Could you be standing or sitting over an ancient artifact right now? Founded in 43 C.E., London has a long and storied Roman history. Just a few days ago, a rare fresco was discovered — under 21 Lime Street, in the heart of London’s insurance district.

For over 1,000 years, Londoners have been walking — and recently, driving — over a Roman fresco that was discovered last week under 21 Lime Street. Erin Blakemore of the Smithsonian reports, “Thousands of years ago, the site was home to a different building, London’s Roman Basilica and Forum, a towering structure larger than St. Paul’s Cathedral, which served as a kind of city center and shopping mall for Londoners.

A conservator works on a section of the fresco (c) Museum of London Archaeology 2016

“The discovery of the face-down fresco hints at the way the forum and adjacent buildings were torn down. Apparently, this building was simply toppled to the ground, instead of being demolished in a more thorough manner, meaning that after the wall fell to the ground, it was simply built over. All the better for archaeologists: When they uncovered the eight-foot long and nearly five-foot high wall section, they were able to flip it over to see the ornate decoration they believe used to stand in a rich family’s reception room.”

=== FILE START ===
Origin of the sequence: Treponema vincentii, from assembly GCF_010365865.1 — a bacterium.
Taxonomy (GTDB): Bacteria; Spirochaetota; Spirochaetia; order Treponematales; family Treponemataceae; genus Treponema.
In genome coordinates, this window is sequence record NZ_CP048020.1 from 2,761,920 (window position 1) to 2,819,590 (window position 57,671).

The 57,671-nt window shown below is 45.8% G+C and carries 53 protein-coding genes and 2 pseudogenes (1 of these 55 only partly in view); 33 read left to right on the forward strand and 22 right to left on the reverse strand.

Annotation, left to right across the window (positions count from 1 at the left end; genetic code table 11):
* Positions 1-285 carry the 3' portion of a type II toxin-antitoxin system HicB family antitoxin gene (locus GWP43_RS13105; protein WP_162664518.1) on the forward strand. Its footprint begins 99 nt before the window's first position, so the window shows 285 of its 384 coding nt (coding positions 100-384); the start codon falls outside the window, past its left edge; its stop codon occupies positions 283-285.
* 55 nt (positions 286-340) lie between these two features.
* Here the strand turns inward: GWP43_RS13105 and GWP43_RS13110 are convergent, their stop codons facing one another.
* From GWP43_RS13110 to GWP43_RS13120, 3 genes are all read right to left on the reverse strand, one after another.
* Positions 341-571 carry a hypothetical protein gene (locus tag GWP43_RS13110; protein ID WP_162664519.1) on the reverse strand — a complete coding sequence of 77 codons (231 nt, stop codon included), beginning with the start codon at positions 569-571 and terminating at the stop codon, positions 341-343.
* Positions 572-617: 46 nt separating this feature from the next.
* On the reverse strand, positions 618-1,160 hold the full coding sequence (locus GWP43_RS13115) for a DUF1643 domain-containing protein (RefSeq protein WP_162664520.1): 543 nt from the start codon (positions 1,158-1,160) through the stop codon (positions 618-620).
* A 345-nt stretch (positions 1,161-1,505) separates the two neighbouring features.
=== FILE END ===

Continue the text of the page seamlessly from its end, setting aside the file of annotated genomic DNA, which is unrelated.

No doubt the discovery highlights once more that so much of our ancient past remains to be discovered.
To learn more, visit the Smithsonian.
This article was featured in Fine Art Today, a weekly e-newsletter from Fine Art Connoisseur magazine. To start receiving Fine Art Today for free, click here.

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Andrew Webster is the former Editor of Fine Art Today and worked as an editorial and creative marketing assistant for Streamline Publishing. Andrew graduated from The University of North Carolina at Asheville with a B.A. in Art History and Ceramics. He then moved on to the University of Oregon, where he completed an M.A. in Art History. Studying under scholar Kathleen Nicholson, he completed a thesis project that investigated the peculiar practice of embedded self-portraiture within Christian imagery during the 15th and early 16th centuries in Italy.


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